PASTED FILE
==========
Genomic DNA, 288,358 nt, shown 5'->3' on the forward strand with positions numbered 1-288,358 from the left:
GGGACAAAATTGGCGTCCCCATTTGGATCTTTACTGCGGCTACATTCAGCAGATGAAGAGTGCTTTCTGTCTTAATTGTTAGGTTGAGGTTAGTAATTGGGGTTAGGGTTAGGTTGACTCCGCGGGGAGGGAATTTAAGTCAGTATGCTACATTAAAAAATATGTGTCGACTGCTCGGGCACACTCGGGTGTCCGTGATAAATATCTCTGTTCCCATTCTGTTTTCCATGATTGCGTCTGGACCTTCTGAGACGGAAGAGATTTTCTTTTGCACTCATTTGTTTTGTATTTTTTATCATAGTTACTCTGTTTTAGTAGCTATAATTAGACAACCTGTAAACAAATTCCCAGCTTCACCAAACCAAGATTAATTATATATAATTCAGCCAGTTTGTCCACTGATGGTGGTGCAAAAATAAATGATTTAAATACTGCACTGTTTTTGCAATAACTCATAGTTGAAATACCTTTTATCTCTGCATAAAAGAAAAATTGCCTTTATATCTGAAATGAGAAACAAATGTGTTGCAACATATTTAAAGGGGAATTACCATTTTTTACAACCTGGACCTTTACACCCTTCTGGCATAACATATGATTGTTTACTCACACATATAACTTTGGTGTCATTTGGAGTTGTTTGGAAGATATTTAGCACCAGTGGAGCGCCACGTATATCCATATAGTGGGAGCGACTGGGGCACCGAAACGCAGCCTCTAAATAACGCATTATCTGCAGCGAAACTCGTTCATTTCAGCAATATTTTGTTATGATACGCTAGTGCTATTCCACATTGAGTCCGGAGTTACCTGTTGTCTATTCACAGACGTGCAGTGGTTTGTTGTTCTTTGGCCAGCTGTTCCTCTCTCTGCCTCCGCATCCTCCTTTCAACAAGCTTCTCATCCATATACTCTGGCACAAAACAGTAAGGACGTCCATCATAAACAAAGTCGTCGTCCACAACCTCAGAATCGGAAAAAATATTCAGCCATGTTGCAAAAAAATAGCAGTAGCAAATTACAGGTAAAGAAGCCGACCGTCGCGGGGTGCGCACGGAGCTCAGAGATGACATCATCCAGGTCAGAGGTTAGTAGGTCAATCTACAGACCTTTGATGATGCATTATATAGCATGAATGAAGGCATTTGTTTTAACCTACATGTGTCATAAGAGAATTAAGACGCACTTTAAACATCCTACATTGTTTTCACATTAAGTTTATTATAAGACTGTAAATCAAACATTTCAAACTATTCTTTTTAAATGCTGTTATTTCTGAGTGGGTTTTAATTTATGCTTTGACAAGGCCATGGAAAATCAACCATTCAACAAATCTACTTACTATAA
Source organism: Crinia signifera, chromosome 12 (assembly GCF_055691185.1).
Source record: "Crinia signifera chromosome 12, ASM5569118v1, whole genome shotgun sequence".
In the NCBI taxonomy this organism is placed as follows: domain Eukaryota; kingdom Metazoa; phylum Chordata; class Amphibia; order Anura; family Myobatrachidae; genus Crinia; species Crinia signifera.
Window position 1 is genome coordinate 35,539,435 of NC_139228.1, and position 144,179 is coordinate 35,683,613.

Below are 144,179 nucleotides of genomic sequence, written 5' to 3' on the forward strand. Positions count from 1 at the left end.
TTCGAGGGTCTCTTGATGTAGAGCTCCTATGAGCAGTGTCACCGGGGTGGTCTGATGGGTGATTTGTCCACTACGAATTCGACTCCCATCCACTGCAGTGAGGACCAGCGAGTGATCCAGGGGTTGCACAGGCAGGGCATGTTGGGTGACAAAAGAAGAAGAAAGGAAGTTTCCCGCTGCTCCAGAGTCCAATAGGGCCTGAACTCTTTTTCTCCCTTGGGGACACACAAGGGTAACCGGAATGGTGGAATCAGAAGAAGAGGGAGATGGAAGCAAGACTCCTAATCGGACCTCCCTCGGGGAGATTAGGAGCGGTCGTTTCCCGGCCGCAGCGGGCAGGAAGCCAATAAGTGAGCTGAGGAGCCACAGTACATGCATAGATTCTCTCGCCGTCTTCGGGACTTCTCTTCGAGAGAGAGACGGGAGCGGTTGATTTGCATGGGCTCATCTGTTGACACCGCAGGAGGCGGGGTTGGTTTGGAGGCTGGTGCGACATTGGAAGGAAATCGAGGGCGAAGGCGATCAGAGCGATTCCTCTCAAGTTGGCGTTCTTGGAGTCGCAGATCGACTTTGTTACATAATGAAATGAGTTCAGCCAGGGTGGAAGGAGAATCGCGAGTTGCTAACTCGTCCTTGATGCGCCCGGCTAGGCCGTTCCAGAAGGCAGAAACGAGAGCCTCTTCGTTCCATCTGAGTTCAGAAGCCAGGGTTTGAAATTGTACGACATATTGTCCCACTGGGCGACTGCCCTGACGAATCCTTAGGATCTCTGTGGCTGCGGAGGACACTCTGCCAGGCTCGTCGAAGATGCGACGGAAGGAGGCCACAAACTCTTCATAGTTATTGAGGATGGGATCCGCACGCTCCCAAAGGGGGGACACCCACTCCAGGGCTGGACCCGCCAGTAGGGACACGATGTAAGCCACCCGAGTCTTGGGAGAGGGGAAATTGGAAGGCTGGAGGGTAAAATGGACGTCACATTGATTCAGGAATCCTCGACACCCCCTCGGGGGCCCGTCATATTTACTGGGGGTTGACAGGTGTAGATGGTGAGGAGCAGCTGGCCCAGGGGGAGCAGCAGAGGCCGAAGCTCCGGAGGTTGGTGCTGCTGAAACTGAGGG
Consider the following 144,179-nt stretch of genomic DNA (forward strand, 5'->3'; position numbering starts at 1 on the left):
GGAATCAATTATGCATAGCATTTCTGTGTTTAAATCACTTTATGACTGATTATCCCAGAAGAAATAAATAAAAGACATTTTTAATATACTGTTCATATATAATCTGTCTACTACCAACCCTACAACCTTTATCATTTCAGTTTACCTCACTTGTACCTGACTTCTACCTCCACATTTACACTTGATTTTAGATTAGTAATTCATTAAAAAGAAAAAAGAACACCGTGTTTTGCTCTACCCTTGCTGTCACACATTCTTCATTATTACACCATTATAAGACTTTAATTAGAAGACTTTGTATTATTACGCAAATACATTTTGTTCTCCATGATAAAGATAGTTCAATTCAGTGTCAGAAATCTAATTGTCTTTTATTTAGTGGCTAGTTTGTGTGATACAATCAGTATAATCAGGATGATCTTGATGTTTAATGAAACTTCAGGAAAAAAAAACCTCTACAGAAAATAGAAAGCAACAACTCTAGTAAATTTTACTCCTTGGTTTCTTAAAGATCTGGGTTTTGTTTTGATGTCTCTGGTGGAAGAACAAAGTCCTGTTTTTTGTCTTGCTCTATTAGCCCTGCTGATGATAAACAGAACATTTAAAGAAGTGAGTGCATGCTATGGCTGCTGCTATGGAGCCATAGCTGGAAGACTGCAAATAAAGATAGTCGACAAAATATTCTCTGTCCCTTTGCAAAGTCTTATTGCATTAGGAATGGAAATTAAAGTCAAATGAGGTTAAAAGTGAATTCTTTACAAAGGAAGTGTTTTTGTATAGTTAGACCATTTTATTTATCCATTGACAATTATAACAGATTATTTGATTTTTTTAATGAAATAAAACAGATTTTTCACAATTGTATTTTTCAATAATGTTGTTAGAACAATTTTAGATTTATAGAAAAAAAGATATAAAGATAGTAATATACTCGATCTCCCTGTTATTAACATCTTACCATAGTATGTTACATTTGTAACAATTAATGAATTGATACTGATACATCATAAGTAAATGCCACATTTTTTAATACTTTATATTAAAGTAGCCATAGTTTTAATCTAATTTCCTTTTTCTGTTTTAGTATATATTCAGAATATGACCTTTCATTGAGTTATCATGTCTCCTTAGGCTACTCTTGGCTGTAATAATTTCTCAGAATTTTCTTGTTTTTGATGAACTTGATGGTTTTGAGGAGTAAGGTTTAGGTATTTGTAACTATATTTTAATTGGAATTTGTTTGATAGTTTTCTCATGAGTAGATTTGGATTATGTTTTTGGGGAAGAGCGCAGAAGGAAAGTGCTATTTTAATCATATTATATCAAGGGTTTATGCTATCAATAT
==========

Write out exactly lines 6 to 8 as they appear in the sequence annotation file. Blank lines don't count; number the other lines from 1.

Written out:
Window position 1 is genome coordinate 35,539,435 of NC_139228.1, and position 144,179 is coordinate 35,683,613.

Below are 144,179 nucleotides of genomic sequence, written 5' to 3' on the forward strand. Positions count from 1 at the left end.
TTCGAGGGTCTCTTGATGTAGAGCTCCTATGAGCAGTGTCACCGGGGTGGTCTGATGGGTGATTTGTCCACTACGAATTCGACTCCCATCCACTGCAGTGAGGACCAGCGAGTGATCCAGGGGTTGCACAGGCAGGGCATGTTGGGTGACAAAAGAAGAAGAAAGGAAGTTTCCCGCTGCTCCAGAGTCCAATAGGGCCTGAACTCTTTTTCTCCCTTGGGGACACACAAGGGTAACCGGAATGGTGGAATCAGAAGAAGAGGGAGATGGAAGCAAGACTCCTAATCGGACCTCCCTCGGGGAGATTAGGAGCGGTCGTTTCCCGGCCGCAGCGGGCAGGAAGCCAATAAGTGAGCTGAGGAGCCACAGTACATGCATAGATTCTCTCGCCGTCTTCGGGACTTCTCTTCGAGAGAGAGACGGGAGCGGTTGATTTGCATGGGCTCATCTGTTGACACCGCAGGAGGCGGGGTTGGTTTGGAGGCTGGTGCGACATTGGAAGGAAATCGAGGGCGAAGGCGATCAGAGCGATTCCTCTCAAGTTGGCGTTCTTGGAGTCGCAGATCGACTTTGTTACATAATGAAATGAGTTCAGCCAGGGTGGAAGGAGAATCGCGAGTTGCTAACTCGTCCTTGATGCGCCCGGCTAGGCCGTTCCAGAAGGCAGAAACGAGAGCCTCTTCGTTCCATCTGAGTTCAGAAGCCAGGGTTTGAAATTGTACGACATATTGTCCCACTGGGCGACTGCCCTGACGAATCCTTAGGATCTCTGTGGCTGCGGAGGACACTCTGCCAGGCTCGTCGAAGATGCGACGGAAGGAGGCCACAAACTCTTCATAGTTATTGAGGATGGGATCCGCACGCTCCCAAAGGGGGGACACCCACTCCAGGGCTGGACCCGCCAGTAGGGACACGATGTAAGCCACCCGAGTCTTGGGAGAGGGGAAATTGGAAGGCTGGAGGGTAAAATGGACGTCACATTGATTCAGGAATCCTCGACACCCCCTCGGGGGCCCGTCATATTTACTGGGGGTTGACAGGTGTAGATGGTGAGGAGCAGCTGGCCCAGGGGGAGCAGCAGAGGCCGAAGCTCCGGAGGTTGGTGCTGCTGAAACTGAGGG